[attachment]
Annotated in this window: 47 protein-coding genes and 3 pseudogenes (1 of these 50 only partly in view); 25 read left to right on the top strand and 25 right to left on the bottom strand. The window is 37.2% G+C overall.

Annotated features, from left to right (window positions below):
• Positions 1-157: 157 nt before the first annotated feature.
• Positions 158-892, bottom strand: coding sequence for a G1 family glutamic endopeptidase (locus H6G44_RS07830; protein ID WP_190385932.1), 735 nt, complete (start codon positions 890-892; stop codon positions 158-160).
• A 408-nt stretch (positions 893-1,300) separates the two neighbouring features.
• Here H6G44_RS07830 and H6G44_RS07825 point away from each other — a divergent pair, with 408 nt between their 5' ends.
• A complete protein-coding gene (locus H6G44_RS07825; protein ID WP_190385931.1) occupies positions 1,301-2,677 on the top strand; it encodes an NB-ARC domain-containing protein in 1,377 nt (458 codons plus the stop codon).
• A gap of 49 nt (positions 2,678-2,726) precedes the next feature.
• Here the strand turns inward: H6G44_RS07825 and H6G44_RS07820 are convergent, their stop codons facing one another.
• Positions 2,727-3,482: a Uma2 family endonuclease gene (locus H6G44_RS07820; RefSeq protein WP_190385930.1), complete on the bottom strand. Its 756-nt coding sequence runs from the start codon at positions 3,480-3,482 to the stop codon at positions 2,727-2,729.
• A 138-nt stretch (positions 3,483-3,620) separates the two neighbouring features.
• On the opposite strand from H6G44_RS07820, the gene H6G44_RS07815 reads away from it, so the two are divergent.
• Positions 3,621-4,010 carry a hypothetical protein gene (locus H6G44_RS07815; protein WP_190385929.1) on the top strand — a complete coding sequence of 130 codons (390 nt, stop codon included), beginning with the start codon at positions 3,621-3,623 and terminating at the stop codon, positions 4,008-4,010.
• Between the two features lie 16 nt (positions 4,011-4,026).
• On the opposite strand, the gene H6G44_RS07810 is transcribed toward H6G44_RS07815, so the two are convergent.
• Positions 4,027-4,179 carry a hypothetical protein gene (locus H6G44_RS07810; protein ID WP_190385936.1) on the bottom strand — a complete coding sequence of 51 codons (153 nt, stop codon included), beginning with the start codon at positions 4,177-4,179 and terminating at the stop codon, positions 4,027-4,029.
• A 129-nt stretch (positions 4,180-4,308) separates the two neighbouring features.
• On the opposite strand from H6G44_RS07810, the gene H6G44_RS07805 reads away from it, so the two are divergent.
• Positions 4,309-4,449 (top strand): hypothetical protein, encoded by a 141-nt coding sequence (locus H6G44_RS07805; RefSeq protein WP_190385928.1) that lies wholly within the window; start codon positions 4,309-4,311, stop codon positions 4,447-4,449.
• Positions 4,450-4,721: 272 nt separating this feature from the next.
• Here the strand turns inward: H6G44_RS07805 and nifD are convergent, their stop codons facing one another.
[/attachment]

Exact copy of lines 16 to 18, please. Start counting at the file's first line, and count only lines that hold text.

• Positions 4,027-4,179 carry a hypothetical protein gene (locus H6G44_RS07810; protein ID WP_190385936.1) on the bottom strand — a complete coding sequence of 51 codons (153 nt, stop codon included), beginning with the start codon at positions 4,177-4,179 and terminating at the stop codon, positions 4,027-4,029.
• A 129-nt stretch (positions 4,180-4,308) separates the two neighbouring features.
• On the opposite strand from H6G44_RS07810, the gene H6G44_RS07805 reads away from it, so the two are divergent.